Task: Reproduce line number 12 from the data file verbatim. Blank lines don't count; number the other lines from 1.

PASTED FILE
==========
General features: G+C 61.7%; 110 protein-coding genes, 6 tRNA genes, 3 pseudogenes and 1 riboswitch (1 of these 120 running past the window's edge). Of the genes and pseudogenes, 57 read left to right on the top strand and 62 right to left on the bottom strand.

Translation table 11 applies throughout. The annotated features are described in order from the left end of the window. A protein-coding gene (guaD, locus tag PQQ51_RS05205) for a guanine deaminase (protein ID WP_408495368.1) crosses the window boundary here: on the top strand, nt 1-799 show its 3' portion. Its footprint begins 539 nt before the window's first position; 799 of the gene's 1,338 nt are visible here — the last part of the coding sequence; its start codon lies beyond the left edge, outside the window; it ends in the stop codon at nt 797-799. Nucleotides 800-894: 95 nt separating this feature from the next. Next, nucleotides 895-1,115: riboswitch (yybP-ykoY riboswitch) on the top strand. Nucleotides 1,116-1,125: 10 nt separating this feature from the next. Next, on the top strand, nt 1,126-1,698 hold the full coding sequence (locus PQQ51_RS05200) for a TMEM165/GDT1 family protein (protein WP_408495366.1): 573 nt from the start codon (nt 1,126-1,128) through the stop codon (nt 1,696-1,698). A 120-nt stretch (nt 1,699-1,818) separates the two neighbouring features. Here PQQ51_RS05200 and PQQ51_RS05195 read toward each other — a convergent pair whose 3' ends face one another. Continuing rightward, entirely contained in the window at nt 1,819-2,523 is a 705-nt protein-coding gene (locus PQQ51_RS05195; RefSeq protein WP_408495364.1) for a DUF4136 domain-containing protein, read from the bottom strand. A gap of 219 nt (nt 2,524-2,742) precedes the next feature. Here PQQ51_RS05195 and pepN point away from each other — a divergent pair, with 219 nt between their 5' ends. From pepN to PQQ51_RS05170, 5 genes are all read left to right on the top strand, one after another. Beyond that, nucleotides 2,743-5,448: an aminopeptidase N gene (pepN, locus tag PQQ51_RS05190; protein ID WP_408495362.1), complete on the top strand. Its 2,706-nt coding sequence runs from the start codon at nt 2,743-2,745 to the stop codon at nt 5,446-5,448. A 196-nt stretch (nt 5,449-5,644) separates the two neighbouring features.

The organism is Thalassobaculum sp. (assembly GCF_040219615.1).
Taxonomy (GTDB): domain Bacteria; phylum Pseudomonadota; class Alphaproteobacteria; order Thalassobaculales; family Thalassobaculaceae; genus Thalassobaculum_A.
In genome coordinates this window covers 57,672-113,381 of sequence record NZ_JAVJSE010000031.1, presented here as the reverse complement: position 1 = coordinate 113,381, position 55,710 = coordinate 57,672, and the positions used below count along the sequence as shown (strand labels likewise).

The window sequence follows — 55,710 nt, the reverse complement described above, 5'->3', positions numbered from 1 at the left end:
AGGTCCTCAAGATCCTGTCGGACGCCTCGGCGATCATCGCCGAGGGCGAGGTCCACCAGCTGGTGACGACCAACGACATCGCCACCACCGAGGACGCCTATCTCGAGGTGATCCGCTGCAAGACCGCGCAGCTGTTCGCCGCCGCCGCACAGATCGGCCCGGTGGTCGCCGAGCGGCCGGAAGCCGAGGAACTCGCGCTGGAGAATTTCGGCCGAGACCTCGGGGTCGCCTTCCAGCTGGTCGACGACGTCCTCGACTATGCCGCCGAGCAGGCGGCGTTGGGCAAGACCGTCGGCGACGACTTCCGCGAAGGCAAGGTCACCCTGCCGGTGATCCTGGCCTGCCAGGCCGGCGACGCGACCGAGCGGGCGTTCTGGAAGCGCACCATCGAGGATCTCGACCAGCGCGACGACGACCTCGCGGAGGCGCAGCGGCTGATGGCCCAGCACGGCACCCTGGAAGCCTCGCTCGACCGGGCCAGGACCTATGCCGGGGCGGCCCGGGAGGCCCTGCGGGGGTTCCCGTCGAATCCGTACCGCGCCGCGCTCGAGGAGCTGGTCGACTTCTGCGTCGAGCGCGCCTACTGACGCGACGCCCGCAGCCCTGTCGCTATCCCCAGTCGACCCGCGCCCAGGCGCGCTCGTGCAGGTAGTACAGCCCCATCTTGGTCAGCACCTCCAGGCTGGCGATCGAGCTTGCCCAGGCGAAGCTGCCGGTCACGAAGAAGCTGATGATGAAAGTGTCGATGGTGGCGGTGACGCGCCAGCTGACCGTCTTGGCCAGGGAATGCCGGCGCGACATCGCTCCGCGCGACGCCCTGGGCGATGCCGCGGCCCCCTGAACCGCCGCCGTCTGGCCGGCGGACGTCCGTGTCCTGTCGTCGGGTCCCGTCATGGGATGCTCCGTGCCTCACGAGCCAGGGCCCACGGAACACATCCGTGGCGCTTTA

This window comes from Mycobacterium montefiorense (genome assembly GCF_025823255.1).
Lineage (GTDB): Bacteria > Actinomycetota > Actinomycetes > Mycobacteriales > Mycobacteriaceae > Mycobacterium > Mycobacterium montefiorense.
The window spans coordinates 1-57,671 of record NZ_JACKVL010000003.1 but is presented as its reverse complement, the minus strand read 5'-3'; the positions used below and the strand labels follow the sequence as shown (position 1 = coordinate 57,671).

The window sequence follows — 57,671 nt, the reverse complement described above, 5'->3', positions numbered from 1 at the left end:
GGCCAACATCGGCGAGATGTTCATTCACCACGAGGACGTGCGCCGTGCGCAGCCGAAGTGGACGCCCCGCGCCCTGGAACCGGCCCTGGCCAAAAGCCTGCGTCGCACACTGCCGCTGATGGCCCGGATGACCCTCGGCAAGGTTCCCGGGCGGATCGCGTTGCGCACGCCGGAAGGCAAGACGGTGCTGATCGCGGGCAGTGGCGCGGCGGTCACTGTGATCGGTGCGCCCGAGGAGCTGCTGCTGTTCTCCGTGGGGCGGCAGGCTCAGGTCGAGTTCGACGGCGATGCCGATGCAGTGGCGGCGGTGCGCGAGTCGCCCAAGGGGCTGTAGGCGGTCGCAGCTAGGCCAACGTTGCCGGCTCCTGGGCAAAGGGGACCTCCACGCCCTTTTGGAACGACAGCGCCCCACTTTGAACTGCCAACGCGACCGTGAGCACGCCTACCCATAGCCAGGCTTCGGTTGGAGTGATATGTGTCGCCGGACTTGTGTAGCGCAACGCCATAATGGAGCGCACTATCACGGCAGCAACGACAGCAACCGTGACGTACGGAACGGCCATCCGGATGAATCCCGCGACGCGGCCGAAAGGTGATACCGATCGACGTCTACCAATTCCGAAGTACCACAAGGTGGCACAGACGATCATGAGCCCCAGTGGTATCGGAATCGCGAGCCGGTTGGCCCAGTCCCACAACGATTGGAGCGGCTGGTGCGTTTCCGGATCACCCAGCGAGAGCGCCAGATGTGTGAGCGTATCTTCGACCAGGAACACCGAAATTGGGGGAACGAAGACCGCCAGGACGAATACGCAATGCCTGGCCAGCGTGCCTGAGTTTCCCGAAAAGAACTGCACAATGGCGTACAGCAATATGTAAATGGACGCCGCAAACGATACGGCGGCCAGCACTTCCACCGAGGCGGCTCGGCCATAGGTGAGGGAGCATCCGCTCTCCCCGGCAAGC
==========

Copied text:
GGCCAACATCGGCGAGATGTTCATTCACCACGAGGACGTGCGCCGTGCGCAGCCGAAGTGGACGCCCCGCGCCCTGGAACCGGCCCTGGCCAAAAGCCTGCGTCGCACACTGCCGCTGATGGCCCGGATGACCCTCGGCAAGGTTCCCGGGCGGATCGCGTTGCGCACGCCGGAAGGCAAGACGGTGCTGATCGCGGGCAGTGGCGCGGCGGTCACTGTGATCGGTGCGCCCGAGGAGCTGCTGCTGTTCTCCGTGGGGCGGCAGGCTCAGGTCGAGTTCGACGGCGATGCCGATGCAGTGGCGGCGGTGCGCGAGTCGCCCAAGGGGCTGTAGGCGGTCGCAGCTAGGCCAACGTTGCCGGCTCCTGGGCAAAGGGGACCTCCACGCCCTTTTGGAACGACAGCGCCCCACTTTGAACTGCCAACGCGACCGTGAGCACGCCTACCCATAGCCAGGCTTCGGTTGGAGTGATATGTGTCGCCGGACTTGTGTAGCGCAACGCCATAATGGAGCGCACTATCACGGCAGCAACGACAGCAACCGTGACGTACGGAACGGCCATCCGGATGAATCCCGCGACGCGGCCGAAAGGTGATACCGATCGACGTCTACCAATTCCGAAGTACCACAAGGTGGCACAGACGATCATGAGCCCCAGTGGTATCGGAATCGCGAGCCGGTTGGCCCAGTCCCACAACGATTGGAGCGGCTGGTGCGTTTCCGGATCACCCAGCGAGAGCGCCAGATGTGTGAGCGTATCTTCGACCAGGAACACCGAAATTGGGGGAACGAAGACCGCCAGGACGAATACGCAATGCCTGGCCAGCGTGCCTGAGTTTCCCGAAAAGAACTGCACAATGGCGTACAGCAATATGTAAATGGACGCCGCAAACGATACGGCGGCCAGCACTTCCACCGAGGCGGCTCGGCCATAGGTGAGGGAGCATCCGCTCTCCCCGGCAAGC